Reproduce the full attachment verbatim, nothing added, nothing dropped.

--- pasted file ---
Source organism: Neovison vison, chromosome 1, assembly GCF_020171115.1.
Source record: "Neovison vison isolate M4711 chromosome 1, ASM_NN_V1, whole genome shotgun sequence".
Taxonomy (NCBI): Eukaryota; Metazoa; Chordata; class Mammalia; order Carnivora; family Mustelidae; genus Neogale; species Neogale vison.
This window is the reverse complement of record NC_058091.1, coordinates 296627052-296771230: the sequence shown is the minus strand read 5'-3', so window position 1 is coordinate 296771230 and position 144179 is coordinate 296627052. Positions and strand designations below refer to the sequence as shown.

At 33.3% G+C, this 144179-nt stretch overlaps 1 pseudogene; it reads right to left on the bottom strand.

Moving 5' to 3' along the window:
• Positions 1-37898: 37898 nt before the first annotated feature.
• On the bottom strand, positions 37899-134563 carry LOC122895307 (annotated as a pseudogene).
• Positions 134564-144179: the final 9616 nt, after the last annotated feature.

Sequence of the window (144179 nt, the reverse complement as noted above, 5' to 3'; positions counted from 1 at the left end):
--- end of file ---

Source organism: Neovison vison, chromosome 1, assembly GCF_020171115.1.
Source record: "Neovison vison isolate M4711 chromosome 1, ASM_NN_V1, whole genome shotgun sequence".
Taxonomy (NCBI): Eukaryota; Metazoa; Chordata; class Mammalia; order Carnivora; family Mustelidae; genus Neogale; species Neogale vison.
This window is the reverse complement of record NC_058091.1, coordinates 296627052-296771230: the sequence shown is the minus strand read 5'-3', so window position 1 is coordinate 296771230 and position 144179 is coordinate 296627052. Positions and strand designations below refer to the sequence as shown.

At 33.3% G+C, this 144179-nt stretch overlaps 1 pseudogene; it reads right to left on the bottom strand.

Moving 5' to 3' along the window:
• Positions 1-37898: 37898 nt before the first annotated feature.
• On the bottom strand, positions 37899-134563 carry LOC122895307 (annotated as a pseudogene).
• Positions 134564-144179: the final 9616 nt, after the last annotated feature.

Sequence of the window (144179 nt, the reverse complement as noted above, 5' to 3'; positions counted from 1 at the left end):